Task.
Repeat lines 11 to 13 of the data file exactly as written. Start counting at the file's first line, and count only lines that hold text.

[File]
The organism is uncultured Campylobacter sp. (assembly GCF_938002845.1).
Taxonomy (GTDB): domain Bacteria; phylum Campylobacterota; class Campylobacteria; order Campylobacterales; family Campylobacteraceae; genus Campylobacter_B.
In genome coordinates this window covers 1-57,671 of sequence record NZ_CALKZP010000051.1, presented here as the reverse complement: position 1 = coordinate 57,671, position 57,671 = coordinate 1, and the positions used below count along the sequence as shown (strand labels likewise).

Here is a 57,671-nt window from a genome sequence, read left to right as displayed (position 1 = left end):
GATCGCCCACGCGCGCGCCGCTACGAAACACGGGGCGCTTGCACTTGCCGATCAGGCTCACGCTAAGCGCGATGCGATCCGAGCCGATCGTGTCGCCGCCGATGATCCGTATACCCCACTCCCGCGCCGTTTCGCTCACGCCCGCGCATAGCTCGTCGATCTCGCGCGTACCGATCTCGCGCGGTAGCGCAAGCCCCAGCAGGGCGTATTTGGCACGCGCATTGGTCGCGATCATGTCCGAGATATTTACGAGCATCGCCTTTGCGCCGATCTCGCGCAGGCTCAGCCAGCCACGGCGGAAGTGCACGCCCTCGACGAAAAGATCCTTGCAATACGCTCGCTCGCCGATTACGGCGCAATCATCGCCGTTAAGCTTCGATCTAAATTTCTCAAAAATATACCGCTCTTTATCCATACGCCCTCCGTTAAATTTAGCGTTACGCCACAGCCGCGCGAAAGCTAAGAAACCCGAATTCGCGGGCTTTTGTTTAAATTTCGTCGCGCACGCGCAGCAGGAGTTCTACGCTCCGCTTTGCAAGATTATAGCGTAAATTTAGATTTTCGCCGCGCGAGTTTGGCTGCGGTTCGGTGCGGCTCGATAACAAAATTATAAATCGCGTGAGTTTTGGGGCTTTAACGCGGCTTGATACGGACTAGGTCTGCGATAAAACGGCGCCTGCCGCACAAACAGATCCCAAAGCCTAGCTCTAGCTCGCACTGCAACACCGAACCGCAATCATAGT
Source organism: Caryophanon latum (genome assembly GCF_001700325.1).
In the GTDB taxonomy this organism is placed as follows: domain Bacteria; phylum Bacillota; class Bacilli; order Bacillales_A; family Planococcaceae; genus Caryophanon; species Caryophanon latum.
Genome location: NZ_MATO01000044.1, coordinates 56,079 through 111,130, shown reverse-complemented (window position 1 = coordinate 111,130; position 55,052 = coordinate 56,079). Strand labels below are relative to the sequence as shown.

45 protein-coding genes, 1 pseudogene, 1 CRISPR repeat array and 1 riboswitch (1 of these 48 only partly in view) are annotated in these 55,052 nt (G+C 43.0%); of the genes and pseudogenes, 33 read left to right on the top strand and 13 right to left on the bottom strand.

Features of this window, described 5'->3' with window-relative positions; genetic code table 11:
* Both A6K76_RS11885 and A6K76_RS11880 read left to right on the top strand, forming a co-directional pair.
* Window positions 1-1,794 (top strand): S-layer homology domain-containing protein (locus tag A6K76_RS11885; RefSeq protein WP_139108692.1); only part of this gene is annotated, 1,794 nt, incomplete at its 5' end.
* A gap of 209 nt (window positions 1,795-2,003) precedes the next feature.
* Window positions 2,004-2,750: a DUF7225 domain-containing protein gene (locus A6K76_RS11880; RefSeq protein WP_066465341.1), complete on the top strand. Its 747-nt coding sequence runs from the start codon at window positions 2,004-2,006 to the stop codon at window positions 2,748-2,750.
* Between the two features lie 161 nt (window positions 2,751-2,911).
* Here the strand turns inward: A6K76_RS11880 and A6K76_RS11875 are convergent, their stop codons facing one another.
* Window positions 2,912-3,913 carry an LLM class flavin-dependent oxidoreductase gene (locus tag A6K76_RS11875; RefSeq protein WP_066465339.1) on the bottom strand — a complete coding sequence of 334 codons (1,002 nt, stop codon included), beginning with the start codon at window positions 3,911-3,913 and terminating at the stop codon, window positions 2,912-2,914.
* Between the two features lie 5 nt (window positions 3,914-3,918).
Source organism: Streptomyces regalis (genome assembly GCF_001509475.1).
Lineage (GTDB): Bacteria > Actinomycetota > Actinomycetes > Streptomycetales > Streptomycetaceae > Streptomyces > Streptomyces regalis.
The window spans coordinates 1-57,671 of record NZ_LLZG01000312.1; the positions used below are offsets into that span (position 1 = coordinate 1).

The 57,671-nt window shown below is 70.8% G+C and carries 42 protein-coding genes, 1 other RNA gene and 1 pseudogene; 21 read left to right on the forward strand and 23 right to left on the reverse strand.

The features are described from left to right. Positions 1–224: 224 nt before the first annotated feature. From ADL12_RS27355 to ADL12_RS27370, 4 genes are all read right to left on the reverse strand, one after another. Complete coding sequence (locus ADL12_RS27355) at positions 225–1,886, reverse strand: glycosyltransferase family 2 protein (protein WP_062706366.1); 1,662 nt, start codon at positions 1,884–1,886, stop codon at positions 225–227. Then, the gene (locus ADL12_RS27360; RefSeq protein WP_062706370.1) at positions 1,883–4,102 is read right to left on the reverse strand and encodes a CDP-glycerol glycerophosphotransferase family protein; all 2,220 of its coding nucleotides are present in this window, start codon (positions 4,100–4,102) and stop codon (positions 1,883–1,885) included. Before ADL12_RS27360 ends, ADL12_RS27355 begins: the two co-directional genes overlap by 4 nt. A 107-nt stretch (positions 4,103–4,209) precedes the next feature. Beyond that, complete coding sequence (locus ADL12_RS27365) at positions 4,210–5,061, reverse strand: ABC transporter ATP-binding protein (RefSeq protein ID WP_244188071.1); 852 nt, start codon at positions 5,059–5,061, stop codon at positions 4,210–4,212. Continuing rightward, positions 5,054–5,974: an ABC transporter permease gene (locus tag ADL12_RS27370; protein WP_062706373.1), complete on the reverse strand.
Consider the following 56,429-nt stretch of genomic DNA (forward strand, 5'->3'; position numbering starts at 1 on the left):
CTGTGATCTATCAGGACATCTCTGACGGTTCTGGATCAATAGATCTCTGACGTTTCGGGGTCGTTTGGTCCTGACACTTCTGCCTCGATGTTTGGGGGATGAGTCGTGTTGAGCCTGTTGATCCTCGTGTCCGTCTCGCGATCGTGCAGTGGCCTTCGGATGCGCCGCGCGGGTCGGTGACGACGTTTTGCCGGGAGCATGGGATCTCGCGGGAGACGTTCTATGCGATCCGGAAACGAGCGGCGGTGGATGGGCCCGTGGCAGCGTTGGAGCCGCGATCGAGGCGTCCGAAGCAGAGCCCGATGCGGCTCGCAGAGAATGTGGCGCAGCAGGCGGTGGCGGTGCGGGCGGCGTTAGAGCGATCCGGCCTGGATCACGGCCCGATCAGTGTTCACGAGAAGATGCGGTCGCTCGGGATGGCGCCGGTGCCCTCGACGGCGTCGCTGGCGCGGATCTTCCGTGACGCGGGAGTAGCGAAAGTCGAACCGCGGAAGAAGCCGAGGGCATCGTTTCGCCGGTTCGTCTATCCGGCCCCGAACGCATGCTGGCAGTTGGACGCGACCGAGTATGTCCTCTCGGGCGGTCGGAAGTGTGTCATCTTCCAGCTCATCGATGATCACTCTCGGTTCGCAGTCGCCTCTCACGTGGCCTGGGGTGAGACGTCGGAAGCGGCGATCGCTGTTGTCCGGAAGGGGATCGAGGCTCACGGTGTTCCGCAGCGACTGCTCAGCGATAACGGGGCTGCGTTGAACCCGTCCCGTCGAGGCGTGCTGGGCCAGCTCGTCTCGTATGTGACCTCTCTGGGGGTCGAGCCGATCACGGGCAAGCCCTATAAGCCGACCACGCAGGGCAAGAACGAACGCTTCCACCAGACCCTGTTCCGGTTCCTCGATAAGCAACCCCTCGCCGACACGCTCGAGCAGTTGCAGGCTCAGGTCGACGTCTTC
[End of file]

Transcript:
* Both A6K76_RS11885 and A6K76_RS11880 read left to right on the top strand, forming a co-directional pair.
* Window positions 1-1,794 (top strand): S-layer homology domain-containing protein (locus tag A6K76_RS11885; RefSeq protein WP_139108692.1); only part of this gene is annotated, 1,794 nt, incomplete at its 5' end.
* A gap of 209 nt (window positions 1,795-2,003) precedes the next feature.